An employee’s ability to rearrange workstation elements easily is essential to addressing ergonomic concerns. Workstations should offer sufficient flexibility and adjustability to ensure that technicians, regardless of physical characteristics or the tasks performed, can raise or lower workbench height, chair seat height, or change the elevation of work shelves and worksurfaces.
No two labs are alike; no two lab owners’ needs are exactly the same. Modifications to standard workstations may be required to meet your needs. The willingness and ability of a supplier to modify standard products at reasonable expense and within a reasonable timeframe can prove invaluable when outfitting a lab.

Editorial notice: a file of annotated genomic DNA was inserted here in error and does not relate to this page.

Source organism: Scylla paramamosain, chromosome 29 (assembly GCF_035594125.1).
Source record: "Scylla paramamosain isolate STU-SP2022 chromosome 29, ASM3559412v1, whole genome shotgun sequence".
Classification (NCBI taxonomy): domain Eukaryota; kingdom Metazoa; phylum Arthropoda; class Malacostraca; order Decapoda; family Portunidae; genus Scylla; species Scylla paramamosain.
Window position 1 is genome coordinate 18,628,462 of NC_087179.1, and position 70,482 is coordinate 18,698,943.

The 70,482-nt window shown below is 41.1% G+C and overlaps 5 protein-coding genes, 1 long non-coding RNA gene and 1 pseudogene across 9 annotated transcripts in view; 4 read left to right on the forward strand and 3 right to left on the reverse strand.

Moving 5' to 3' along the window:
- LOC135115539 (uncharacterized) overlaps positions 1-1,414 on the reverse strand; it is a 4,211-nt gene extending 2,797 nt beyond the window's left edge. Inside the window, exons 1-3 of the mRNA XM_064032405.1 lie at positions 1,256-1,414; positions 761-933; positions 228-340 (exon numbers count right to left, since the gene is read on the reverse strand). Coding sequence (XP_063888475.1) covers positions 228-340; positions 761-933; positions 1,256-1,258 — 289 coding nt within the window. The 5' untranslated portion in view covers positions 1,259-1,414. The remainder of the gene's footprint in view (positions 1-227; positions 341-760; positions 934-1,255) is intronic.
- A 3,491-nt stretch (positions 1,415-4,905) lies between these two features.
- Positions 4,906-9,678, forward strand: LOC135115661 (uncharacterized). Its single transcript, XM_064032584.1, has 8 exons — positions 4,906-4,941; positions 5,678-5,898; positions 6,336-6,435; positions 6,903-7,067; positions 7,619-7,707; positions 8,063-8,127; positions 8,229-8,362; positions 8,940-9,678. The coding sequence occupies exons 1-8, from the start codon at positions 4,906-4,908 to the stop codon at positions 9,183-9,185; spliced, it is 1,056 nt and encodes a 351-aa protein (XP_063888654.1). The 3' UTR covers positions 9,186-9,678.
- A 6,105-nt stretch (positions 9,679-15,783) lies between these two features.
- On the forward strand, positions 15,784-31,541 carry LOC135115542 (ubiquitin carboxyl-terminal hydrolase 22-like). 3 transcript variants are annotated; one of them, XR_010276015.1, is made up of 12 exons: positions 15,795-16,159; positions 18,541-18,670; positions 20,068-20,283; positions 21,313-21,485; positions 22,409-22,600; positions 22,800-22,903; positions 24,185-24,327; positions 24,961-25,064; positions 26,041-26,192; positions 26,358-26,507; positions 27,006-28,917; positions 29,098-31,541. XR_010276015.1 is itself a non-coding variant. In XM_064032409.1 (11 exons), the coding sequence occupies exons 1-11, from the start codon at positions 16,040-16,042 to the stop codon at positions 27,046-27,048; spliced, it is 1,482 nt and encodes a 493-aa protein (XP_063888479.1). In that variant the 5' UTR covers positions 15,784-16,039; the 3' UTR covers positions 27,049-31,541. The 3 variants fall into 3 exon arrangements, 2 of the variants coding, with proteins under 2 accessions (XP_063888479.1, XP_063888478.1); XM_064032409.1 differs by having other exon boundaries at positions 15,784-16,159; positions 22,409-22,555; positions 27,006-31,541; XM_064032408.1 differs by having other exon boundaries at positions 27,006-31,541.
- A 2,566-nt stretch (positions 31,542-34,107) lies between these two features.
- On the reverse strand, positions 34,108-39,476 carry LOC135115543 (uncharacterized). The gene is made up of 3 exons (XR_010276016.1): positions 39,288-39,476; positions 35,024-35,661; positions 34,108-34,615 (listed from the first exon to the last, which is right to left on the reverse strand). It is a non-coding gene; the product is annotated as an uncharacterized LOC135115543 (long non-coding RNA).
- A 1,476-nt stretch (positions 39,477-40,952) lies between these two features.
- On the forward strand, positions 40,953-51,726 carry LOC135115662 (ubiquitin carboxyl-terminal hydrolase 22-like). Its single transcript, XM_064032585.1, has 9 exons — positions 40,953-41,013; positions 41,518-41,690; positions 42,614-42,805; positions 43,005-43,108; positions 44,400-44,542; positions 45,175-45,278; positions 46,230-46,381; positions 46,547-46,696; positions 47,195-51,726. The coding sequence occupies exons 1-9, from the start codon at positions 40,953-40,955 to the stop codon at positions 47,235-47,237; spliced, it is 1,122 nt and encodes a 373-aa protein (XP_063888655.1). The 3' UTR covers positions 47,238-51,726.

Select a reliable supplier that can confidently ensure the stability of the company’s future. Find out how long the company has been in business. For laboratories that operate from multiple locations, be sure the supplier has support branches near all locations. Ask about support services, such as laboratory layout and design, ability to customize purchased products, installation ser¬vices, and training.
Trends in equipment use
The equipment used to execute essential tasks in a laboratory has changed over the years and is still changing dramatically.
- Examples include:
- Increased use of high-speed electric and air hand tools
- Central suction featuring variable port control
- Laser welding replacing soldering
- Vacuum-pressure induction casting
- Increased use of computers featuring scanning and CAD systems